PRL 101 Introduction to Paralegal Study - Introduction to Paralegal Study- This course introduces the paralegal profession and the legal system. Topics include regulations and concepts, ethics, case analysis, legal reasoning, career opportunities, certification, professional organizations, and other related topics. Upon completion, students should be able to explain the role of the paralegal and identify the skills, knowledge, and ethics required of legal assistants.
(4b.) Non-Credit/Credit Professional Development Courses in IA
The Computer Information Systems Information Assurance Concentration requires 63-64 semester hours of coursework. Fifteen of those hours are IA Concentration courses. Twenty-four of the hours are CIS core computer courses. The remaining 25 hours must consist of approved general education courses, such as English Composition, Literature, Economics, Pre-Calculus, Biology, etc.
Here are the specific General Education course requirements for each CIS graduate:
Communications - English Composition I - 3 Hours
Humanities - 3 Hours
Natural Science or Mathematics - 3 Hours
Social/Behavioral Science - 3 Hours
General Education Elective - 3 Hours
(4c.) Professional Development Courses
Held a non-credit Cybersecurity Lunch and Learn April 17 for local industry, which including banking, manufacturing, retail, public utilities and education. Presenters included Rebecca Falcon of BOLDLogic, Scott Busby of BizComm, Amy Hill Nation of Wilmer & Lee, P.A., and Terry Dumer of A.G.D. Insurance, who spoke about cyber risk and mitigation.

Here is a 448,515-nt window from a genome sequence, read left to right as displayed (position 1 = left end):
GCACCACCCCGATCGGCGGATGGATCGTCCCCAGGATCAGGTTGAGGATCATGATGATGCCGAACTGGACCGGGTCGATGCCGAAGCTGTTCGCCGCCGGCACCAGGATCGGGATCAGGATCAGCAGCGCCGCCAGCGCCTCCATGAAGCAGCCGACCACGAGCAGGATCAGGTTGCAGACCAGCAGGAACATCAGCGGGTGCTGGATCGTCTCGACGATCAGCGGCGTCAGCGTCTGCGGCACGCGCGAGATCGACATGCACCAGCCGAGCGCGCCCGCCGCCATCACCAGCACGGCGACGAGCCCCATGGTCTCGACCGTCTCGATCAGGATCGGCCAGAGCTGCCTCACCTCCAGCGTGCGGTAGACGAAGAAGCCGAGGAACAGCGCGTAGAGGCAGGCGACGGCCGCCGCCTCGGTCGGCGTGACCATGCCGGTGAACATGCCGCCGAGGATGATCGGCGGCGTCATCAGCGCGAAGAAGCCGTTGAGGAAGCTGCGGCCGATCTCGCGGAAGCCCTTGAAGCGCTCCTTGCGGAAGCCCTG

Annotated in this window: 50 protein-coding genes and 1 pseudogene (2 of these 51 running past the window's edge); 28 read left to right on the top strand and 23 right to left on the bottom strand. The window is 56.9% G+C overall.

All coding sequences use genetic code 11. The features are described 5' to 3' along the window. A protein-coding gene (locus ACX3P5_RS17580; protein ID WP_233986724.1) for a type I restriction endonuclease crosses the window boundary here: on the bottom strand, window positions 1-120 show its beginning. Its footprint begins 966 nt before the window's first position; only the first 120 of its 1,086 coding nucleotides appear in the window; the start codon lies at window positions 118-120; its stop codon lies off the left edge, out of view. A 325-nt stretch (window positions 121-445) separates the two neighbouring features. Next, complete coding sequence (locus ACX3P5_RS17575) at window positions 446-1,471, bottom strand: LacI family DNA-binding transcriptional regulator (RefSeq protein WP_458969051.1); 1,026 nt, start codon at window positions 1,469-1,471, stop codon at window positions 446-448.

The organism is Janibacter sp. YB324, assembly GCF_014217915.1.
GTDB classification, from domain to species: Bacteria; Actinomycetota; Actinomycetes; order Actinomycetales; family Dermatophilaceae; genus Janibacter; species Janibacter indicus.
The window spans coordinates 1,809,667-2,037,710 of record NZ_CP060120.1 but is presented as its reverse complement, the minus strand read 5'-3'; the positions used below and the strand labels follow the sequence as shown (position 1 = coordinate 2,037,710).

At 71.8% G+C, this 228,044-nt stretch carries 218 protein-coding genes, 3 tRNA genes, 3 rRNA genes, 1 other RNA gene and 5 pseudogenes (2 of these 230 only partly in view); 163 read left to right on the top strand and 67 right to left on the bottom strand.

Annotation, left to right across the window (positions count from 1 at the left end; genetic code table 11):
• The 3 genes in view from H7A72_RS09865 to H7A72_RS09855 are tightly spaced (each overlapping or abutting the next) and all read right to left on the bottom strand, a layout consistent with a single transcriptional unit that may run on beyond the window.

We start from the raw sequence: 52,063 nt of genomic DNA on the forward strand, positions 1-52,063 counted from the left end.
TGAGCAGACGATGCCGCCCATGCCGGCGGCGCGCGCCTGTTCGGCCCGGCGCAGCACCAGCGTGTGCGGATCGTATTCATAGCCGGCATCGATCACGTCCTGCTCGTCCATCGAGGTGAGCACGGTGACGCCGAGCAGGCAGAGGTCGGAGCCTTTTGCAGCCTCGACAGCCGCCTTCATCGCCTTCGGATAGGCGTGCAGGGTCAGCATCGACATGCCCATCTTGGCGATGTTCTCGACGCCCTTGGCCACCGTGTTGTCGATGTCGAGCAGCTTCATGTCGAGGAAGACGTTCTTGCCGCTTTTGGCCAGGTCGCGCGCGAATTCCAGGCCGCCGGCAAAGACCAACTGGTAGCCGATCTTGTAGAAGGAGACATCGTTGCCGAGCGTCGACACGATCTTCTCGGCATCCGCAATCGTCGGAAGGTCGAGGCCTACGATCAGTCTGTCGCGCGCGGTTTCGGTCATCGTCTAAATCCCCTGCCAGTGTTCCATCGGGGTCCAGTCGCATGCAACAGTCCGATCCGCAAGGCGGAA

The college’s Plus 50 program, a non-credit course, provides individuals 50 years of age and older with free computer literacy classes, which include an information assurance component.
A group of cybersecurity industry professionals presented “Cyber Risk and Mitigation in the Workplace” at the 11th Annual Northeast Alabama Human Resources & Manufacturing Conference on August 7, 2014. This provided professional development for human resources and manufacturing professionals.
STEM Speakers Forum featured Jim Simon, CEO of Intelligence Enterprises LLC (formerly US Army, CIA, Microsoft). This forum is open to the public and attended by students, faculty, and the community.
The college’s short-term certificate is constructed so that industry professionals with certain certifications may waive certain courses, making the certificate an excellent professional development opportunity for IT professionals.